Talking about Hearing Loss: Why Your Disclosure Method Matters
Updated: Oct 7, 2019
Most of us know the significance of communication in the relationships with our loved ones. An open channel of communication forms successful interactions, and when we are unable to discuss emotions, issues, and solutions, these relationships can break down.
There are however, several ways to tell others about conditions that may be affecting your ability to communicate, such as hearing loss. Believe it or not–there are actually studies that demonstrate that some methods of revealing your hearing loss are better and lead to more successful outcomes than others.
Three types of ways to talk about your hearing loss
In a study published in March 2016, scientists at the Massachusetts Eye and Ear Hospital researched the different ways in which individuals communicated their hearing loss to others and the effects of this method on their experience of hearing loss. This research engaged 337 individuals who responded to a brief survey on how their hearing loss was disclosed.
In evaluating the outcomes of the study, scientists discovered that the answers could be classified into three primary techniques of disclosure:
Non-disclosure - The group of individuals with the least effective technique of disclosure were non-disclosures. As the name indicates, this group did not like to speak about their hearing loss, and rarely stated that they had trouble hearing. Rather than admitting they are having problems with hearing loss, non-disclosures will point to problems in the way their speaker is talking, for example: “You're talking too softly, please speak up.” They don't want anyone to know that they have problems hearing, and hope that if they overlook their hearing loss no one will recognize. Unfortunately, this technique has very bad results, with non-disclosures facing problems understanding the thread of conversations, appearing rude or unintelligent to others, and ultimately ending up more socially isolated.
Basic Disclosure - Those who use this method successfully communicate that they had a hearing loss, but don't give much more to others to promote communication. Although the individual provides an explanation for their inability to hear, they do not give a solution to help facilitate better communication. The speaker is not provided any instructions on how best to cope with their hearing loss, so they can explore accommodations that may not necessarily support in promoting speech comprehension, such as speaking louder.
Multipurpose Disclosure - Some who have experienced hearing loss will find a way to communicate their hearing ability, even with people they don't know that well. This involves letting others know that they have a hearing loss, and then providing the best method to help alleviates problems understanding speech. For example, a multipurpose disclosure might ask their conversation partner to aim their words towards their ‘better’ ear, or request that they speak without covering their mouth or while eating.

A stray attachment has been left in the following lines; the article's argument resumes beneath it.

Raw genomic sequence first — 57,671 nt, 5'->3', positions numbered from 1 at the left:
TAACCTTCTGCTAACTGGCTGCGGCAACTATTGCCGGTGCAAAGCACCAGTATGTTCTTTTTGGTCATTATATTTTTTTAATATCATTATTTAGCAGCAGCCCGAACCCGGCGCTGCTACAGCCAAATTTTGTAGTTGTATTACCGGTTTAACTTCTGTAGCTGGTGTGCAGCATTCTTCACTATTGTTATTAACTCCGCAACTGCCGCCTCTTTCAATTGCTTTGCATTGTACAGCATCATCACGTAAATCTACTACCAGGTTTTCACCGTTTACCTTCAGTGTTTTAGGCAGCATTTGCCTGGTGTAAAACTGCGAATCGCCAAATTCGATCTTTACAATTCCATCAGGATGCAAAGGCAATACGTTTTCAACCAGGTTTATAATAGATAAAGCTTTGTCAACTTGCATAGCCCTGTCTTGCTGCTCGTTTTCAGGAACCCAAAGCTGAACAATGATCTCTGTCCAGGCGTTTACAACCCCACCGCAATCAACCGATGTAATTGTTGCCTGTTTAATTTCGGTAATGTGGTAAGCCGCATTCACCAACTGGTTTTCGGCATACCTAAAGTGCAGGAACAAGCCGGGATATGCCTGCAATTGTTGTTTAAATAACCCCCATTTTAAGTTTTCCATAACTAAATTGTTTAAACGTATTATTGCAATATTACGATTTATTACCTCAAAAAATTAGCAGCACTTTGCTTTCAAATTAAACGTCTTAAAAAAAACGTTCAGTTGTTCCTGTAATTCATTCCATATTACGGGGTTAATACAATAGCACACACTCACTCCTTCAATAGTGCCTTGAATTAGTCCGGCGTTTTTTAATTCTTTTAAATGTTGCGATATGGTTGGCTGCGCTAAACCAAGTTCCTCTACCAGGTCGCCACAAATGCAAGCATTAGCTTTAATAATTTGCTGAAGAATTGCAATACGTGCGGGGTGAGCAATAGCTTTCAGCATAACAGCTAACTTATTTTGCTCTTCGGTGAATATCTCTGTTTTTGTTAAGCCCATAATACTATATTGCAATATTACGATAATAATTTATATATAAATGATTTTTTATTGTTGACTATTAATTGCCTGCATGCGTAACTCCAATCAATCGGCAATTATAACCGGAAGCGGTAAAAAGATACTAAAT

Why Multipurpose Disclosure is Recommended
Helping others accommodate your hearing loss is important in facilitating communication in a variety of situations. No two hearing losses are the same, so by providing the absolute ‘best practice’ method of helping you hear, you will maximize the chances of a smooth and effortless conversation.
Hearing loss is more common than you think
Due to hearing loss stigma, individuals who experience hearing loss may want to prevent talking about hearing loss. However, we need to remember that hearing loss is a very common phenomenon:
Hearing loss is the third most widespread medical condition in the United States, impacting 20% of us.
It impacts people of all ages, with a particularly high prevalence among elderly Americans aged 65 and over.
One in three individuals aged 65 or older experience hearing loss and 50 percent of individuals over the age of 75 experience hearing loss.
When hearing loss is properly dealt with and the individual uses a multi-purpose disclosure method, the will be able to regain much of the quality of life they had before their hearing loss.
Clear Hearing and Audiology
By letting other know of your hearing loss, and also the best way to help with it, you will be in the best position to communicate effectively with everyone you interact with. Once you’re comfortable talking about your hearing loss, visit us for a hearing test. Our audiologist, Dr. Shivani Patel will be there for you every step of the way on your journey towards better hearing and a better quality of life.